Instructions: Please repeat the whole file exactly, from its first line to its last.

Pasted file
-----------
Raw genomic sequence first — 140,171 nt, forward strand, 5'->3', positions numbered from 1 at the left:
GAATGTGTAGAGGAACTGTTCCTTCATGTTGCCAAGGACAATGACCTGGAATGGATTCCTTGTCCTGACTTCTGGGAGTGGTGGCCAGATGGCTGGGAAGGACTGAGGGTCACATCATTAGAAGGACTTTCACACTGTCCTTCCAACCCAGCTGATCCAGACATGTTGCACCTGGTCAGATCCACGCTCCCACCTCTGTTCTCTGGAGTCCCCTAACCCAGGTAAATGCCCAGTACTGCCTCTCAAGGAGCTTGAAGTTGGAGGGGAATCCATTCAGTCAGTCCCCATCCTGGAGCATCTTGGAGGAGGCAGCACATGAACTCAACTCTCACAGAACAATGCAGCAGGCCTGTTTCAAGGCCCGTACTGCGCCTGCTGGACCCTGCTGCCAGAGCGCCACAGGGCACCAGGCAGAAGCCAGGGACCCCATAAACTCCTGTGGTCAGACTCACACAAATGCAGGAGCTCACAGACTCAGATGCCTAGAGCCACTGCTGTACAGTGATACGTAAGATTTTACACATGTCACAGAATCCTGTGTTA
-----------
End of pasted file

Raw genomic sequence first — 140,171 nt, forward strand, 5'->3', positions numbered from 1 at the left:
GAATGTGTAGAGGAACTGTTCCTTCATGTTGCCAAGGACAATGACCTGGAATGGATTCCTTGTCCTGACTTCTGGGAGTGGTGGCCAGATGGCTGGGAAGGACTGAGGGTCACATCATTAGAAGGACTTTCACACTGTCCTTCCAACCCAGCTGATCCAGACATGTTGCACCTGGTCAGATCCACGCTCCCACCTCTGTTCTCTGGAGTCCCCTAACCCAGGTAAATGCCCAGTACTGCCTCTCAAGGAGCTTGAAGTTGGAGGGGAATCCATTCAGTCAGTCCCCATCCTGGAGCATCTTGGAGGAGGCAGCACATGAACTCAACTCTCACAGAACAATGCAGCAGGCCTGTTTCAAGGCCCGTACTGCGCCTGCTGGACCCTGCTGCCAGAGCGCCACAGGGCACCAGGCAGAAGCCAGGGACCCCATAAACTCCTGTGGTCAGACTCACACAAATGCAGGAGCTCACAGACTCAGATGCCTAGAGCCACTGCTGTACAGTGATACGTAAGATTTTACACATGTCACAGAATCCTGTGTTA